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August 30th, 2022

Hide An Element When The Keyboard Is Shown In React Native

There may be cases when working in React Native when you need to hide an element (or a set of elements) whenever the keyboard appears.

Once the keyboard is dismissed; the element(s) should then become visible again.

Fortunately, the Keyboard module makes this fairly trivial for us to implement.

Using event listeners to detect and react to keyboard visibility

As part of React Native’s Keyboard module, there are numerous events that we can we can listen out for. Specifically, there are 6 different events:

  • keyboardWillShow
  • keyboardWillHide
  • keyboardWillChangeFrame
  • keyboardDidShow
  • keyboardDidHide
  • keyboardDidChangeFrame

In this case, the two events that we are interested in in particular are keyboardDidShow and keyboardDidHide.

As you may have guessed, these events are fired whenever the keyboard becomes is shown and whenever it is hidden, respectively. That’s exactly what we need, here.

Given this, we can use Keyboard’s addListener method to go about attaching our required functionality to each of these events. This will form the crux of our solution — and ultimately allow us to hide an element (or a set of elements) whenever the keyboard is shown in our React Native application!

But first, let’s briefly recap how these events actually work.

A brief summary on events and event listeners

In basic terms, an event listener is simply a piece of functionality that waits (or “listens”) for a specific event to happen or occur within the application.

Functionality is executed once the underlying event is fired.

In this case, the keyboardDidShow and keyboardDidHide events are fired off by React Native’s Keyboard module; we can listen for these events and thus attach an event handler to react to each and every occurrence of the event(s) being fired off.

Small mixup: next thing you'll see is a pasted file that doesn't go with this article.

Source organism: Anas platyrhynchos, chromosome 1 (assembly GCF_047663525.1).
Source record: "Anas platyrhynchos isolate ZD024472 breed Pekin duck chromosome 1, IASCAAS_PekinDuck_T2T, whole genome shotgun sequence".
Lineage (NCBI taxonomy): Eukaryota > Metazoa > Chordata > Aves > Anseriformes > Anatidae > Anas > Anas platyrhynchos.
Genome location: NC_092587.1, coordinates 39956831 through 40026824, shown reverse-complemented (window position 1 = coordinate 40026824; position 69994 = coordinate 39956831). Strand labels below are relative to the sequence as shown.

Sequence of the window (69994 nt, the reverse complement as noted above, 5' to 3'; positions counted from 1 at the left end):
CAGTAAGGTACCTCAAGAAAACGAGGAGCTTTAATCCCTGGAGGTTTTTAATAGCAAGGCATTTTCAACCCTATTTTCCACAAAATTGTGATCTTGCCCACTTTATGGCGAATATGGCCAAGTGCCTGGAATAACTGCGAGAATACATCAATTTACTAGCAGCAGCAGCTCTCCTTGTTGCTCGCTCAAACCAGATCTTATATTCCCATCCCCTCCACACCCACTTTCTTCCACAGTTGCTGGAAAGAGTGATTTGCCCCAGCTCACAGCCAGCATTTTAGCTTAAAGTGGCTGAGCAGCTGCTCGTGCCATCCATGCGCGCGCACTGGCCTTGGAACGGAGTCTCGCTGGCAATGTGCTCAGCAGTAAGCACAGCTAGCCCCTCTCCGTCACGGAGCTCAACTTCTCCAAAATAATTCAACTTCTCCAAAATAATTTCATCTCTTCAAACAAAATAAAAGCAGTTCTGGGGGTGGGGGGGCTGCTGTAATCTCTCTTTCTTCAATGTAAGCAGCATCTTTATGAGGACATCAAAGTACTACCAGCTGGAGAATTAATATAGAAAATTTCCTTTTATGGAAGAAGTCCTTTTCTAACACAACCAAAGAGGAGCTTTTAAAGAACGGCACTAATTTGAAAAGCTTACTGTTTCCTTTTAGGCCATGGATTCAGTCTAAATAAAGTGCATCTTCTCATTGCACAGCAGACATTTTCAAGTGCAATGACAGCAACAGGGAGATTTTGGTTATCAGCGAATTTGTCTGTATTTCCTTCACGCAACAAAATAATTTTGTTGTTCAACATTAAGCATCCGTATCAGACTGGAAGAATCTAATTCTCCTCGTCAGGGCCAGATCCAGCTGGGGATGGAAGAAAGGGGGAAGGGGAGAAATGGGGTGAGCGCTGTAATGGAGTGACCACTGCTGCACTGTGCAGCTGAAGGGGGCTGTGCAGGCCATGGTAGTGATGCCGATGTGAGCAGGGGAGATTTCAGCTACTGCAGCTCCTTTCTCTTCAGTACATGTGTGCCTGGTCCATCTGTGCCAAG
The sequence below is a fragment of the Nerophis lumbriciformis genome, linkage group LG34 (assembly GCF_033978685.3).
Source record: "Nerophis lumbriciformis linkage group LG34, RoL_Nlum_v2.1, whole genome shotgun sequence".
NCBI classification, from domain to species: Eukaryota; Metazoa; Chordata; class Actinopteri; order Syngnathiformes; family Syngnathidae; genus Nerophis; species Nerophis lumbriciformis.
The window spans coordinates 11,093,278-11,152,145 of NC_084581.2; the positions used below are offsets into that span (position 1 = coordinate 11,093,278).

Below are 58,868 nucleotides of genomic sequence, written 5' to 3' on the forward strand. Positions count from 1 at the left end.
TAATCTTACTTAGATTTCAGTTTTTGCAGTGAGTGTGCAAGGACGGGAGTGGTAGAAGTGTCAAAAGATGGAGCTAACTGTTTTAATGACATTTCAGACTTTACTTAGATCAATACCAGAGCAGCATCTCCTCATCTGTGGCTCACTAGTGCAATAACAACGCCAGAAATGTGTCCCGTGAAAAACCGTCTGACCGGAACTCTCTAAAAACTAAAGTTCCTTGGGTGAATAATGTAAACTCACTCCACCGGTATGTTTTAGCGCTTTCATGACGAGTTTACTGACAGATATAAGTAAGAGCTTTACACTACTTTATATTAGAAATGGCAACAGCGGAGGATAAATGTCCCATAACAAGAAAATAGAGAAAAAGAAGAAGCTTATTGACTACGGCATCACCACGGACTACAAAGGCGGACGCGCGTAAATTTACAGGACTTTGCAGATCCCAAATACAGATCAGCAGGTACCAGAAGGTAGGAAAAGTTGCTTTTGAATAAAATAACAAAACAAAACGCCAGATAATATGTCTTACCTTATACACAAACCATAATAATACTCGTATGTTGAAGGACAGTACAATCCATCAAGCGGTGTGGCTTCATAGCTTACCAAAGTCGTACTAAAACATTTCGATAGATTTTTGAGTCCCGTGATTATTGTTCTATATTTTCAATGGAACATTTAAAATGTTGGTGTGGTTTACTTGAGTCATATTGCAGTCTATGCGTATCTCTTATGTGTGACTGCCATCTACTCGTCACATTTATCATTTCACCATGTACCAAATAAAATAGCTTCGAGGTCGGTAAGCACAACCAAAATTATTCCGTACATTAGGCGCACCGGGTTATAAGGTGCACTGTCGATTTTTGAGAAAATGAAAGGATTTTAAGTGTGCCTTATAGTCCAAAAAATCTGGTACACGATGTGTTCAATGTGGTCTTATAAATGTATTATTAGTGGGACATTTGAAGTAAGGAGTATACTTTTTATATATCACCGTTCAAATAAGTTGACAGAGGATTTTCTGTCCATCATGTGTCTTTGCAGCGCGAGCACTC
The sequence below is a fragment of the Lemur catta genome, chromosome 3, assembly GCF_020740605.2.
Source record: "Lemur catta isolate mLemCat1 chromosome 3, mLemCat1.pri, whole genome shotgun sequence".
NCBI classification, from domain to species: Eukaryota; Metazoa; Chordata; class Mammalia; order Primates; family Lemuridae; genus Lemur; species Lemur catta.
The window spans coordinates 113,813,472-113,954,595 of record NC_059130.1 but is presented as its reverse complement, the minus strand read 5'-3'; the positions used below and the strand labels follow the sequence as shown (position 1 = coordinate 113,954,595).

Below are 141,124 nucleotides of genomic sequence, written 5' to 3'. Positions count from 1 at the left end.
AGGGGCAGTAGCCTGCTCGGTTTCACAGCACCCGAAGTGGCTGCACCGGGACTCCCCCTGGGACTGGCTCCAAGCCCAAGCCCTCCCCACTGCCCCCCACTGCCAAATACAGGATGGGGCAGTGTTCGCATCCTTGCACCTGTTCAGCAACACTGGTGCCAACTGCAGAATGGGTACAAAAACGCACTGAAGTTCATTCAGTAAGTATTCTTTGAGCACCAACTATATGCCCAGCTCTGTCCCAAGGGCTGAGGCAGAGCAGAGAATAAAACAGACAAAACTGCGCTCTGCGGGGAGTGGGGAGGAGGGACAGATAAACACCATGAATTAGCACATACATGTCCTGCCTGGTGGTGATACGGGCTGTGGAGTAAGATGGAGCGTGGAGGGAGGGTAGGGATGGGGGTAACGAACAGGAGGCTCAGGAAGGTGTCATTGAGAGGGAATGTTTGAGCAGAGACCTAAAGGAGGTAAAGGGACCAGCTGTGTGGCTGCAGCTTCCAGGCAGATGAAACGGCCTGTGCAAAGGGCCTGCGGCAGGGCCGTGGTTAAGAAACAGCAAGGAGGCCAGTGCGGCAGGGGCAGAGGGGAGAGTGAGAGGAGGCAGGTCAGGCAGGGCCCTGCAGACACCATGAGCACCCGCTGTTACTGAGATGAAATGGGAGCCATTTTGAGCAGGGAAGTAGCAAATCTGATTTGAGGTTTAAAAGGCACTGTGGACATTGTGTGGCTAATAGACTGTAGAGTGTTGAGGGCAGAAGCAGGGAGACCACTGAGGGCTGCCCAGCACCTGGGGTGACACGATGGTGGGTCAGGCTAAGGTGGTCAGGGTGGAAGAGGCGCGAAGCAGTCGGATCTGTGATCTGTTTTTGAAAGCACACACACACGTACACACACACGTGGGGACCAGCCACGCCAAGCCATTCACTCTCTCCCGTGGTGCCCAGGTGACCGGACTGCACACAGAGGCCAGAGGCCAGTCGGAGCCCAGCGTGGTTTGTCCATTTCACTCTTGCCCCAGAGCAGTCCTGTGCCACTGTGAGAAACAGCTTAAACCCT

Utilising these events thus provides us the majority of the behaviours we need to actually hide elements when the keyboard appears (on when it shows).

Using Keyboard.addListener

The examples provided here use function components along with their associated functionality (ie. hooks).

If you’re using class-based components, however, it works in much the same way and the exact same principles apply.

Regardless, to actually listen for events emitted via React Native’s Keyboard module, you can do something like this:

import { Keyboard } from "react-native"

...

useEffect(() => {
    Keyboard.addListener("keyboardDidShow", () => {
        console.log("Keyboard visible")
    })
    Keyboard.addListener("keyboardDidHide", () => {
        console.log("Keyboard hidden")
    })
}, [])

Firstly, we want the listeners to be attached as soon as the component loads.

For that, we can use the useEffect hook with an empty array passed as the second parameter. This means the listeners will only be attached initially, one time — once the component actually mounts.

That’s exactly what we want.

At this point, we are listening for the relevant events – keyboardDidShow and keyboardDidHide.

If you try out the example yourself, you’ll see the logs output to the console every time you show or hide the keyboard in your application.

That’s great, but how do we now show and/or hide our target element(s) once this happens?

Attaching functionality to the listeners

It’s as simple as defining some state to track the keyboard’s visibility, for example:

const [keyboardIsVisible, setKeyboardIsVisible] = useState(false)

The idea here is that we’ll modify this value provided by the useState hook (to either true or false) once the keyboard visibility actually changes, using the listeners we defined above.

We can then use this boolean to dictate whether other elements in the app should be visible or not:

useEffect(() => {
    Keyboard.addListener("keyboardDidShow", () => {
        setKeyboardIsVisible(true)
    })
    Keyboard.addListener("keyboardDidHide", () => {
        setKeyboardIsVisible(false)